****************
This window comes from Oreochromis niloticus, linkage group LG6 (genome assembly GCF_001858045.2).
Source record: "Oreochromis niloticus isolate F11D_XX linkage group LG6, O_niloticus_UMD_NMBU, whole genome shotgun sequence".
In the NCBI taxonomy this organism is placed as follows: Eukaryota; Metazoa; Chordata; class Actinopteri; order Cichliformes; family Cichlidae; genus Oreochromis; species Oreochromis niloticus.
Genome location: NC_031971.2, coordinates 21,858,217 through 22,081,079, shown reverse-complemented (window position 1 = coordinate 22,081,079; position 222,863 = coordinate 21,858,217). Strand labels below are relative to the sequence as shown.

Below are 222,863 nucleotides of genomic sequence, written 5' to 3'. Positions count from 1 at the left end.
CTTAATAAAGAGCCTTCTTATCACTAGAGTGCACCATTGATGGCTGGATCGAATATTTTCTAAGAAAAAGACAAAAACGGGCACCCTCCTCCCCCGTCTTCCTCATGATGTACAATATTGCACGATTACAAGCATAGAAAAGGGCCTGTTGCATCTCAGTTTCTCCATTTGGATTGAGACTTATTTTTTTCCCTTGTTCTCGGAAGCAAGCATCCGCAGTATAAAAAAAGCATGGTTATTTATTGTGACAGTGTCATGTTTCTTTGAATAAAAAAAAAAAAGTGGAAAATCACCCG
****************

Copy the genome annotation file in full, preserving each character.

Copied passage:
This window comes from Oreochromis niloticus, linkage group LG6 (genome assembly GCF_001858045.2).
Source record: "Oreochromis niloticus isolate F11D_XX linkage group LG6, O_niloticus_UMD_NMBU, whole genome shotgun sequence".
In the NCBI taxonomy this organism is placed as follows: Eukaryota; Metazoa; Chordata; class Actinopteri; order Cichliformes; family Cichlidae; genus Oreochromis; species Oreochromis niloticus.
Genome location: NC_031971.2, coordinates 21,858,217 through 22,081,079, shown reverse-complemented (window position 1 = coordinate 22,081,079; position 222,863 = coordinate 21,858,217). Strand labels below are relative to the sequence as shown.

Below are 222,863 nucleotides of genomic sequence, written 5' to 3'. Positions count from 1 at the left end.
CTTAATAAAGAGCCTTCTTATCACTAGAGTGCACCATTGATGGCTGGATCGAATATTTTCTAAGAAAAAGACAAAAACGGGCACCCTCCTCCCCCGTCTTCCTCATGATGTACAATATTGCACGATTACAAGCATAGAAAAGGGCCTGTTGCATCTCAGTTTCTCCATTTGGATTGAGACTTATTTTTTTCCCTTGTTCTCGGAAGCAAGCATCCGCAGTATAAAAAAAGCATGGTTATTTATTGTGACAGTGTCATGTTTCTTTGAATAAAAAAAAAAAAGTGGAAAATCACCCG